Stopwatch in hand, the Consumer Product Safety Commission is proposing to change the standards for child-resistant bottle caps to make them easier for older people to open.
Current rules for testing the caps say they will be approved if 85 percent of a group of 200 children, aged 3 1/2 to 4 years, cannot open it in five minutes and 80 percent cannot open it in another five minutes after being shown how.
Adults aged 18 through 45 are asked to open, then close the package within five minutes and 90 percent must meet the standard.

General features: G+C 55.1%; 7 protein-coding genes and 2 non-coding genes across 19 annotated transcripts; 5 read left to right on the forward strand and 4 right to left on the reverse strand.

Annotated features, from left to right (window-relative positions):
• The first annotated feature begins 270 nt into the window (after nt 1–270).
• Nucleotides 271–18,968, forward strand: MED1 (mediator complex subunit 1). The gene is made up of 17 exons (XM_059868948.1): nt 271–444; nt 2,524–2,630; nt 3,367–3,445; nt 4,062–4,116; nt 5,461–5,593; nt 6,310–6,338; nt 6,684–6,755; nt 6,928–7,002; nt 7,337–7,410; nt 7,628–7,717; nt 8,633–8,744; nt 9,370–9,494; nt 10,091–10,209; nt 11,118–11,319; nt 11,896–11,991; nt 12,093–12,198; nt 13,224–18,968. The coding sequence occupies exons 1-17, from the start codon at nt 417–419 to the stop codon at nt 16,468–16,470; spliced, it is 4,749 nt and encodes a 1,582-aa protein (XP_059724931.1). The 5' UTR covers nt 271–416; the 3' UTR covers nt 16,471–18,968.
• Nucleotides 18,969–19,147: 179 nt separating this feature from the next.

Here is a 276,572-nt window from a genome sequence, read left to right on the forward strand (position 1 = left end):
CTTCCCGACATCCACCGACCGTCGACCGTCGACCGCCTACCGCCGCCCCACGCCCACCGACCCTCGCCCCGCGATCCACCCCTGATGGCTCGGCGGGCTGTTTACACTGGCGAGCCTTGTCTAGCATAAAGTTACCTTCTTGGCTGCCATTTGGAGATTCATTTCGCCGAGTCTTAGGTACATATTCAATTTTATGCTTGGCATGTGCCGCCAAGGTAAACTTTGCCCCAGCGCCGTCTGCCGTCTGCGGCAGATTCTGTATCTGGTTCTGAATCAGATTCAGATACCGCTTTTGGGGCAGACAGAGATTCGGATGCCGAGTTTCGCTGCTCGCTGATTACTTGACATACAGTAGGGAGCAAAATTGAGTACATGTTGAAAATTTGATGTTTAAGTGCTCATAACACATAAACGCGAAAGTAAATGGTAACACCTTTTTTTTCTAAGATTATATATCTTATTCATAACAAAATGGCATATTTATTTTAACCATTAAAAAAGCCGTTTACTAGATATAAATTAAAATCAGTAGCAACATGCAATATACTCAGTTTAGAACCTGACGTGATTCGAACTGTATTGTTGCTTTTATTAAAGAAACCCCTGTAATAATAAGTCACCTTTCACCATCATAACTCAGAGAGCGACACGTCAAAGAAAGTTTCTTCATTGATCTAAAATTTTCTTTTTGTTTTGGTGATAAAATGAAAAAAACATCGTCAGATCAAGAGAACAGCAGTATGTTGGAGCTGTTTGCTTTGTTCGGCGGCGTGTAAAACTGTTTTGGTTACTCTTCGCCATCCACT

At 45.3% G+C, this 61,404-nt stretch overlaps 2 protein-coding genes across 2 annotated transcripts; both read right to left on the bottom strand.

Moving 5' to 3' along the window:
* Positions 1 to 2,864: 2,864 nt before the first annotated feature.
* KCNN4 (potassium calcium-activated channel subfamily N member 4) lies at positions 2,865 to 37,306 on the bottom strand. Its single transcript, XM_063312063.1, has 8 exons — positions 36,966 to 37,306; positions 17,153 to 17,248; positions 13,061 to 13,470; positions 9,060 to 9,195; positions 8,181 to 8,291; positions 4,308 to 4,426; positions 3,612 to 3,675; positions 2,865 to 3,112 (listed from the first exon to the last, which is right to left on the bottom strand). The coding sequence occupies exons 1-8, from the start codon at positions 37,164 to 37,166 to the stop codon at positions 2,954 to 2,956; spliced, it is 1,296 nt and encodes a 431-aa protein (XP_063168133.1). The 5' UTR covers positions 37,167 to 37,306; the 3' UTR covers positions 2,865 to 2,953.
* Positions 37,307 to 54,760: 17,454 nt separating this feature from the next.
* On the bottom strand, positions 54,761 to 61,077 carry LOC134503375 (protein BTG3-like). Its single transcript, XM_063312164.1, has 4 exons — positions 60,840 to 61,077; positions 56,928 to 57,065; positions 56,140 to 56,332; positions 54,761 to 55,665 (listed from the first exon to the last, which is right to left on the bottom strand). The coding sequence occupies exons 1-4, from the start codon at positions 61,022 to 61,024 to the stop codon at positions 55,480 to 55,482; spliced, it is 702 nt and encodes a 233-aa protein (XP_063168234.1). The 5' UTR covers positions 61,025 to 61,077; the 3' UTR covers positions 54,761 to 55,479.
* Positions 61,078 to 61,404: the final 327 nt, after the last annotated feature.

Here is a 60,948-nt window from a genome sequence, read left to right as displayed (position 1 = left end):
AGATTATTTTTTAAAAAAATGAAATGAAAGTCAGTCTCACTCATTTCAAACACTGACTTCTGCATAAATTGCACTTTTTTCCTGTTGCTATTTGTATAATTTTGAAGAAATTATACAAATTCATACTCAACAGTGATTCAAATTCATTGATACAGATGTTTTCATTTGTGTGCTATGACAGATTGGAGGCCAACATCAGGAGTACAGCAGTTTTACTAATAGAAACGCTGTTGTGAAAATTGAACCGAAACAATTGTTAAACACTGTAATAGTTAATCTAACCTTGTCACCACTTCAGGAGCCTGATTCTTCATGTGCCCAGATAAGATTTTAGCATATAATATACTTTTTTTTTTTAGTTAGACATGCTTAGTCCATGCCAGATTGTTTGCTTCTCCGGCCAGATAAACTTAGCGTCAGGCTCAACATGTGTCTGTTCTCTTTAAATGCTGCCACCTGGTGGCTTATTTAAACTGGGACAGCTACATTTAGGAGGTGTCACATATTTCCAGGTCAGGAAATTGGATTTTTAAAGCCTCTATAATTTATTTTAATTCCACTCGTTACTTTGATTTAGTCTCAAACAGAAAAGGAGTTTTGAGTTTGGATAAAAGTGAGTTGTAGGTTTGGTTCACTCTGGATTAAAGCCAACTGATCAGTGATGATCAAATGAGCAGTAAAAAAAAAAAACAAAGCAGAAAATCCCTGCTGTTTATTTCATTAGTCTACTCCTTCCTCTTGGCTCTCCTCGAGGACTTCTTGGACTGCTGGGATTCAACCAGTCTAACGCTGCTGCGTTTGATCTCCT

The commission proposes to reduce that time to one minute.
"Many elderly adults have difficulty manipulating the safety packaging," commission chairman Nancy Harvey Steorts said last week. "As a result, we suspect they are leaving the caps off or not properly resecuring them. If the cap is too difficult to open, older adults may not be taking their medication."
Commission statistics show the caps are saving lives. Commissioner Stuart Statler said accidental poisonings are down more than half--some 65,000 fewer children taking medicines not meant for them. Deaths from aspirin are down 72 percent and deaths from other products are down 50 percent, he said.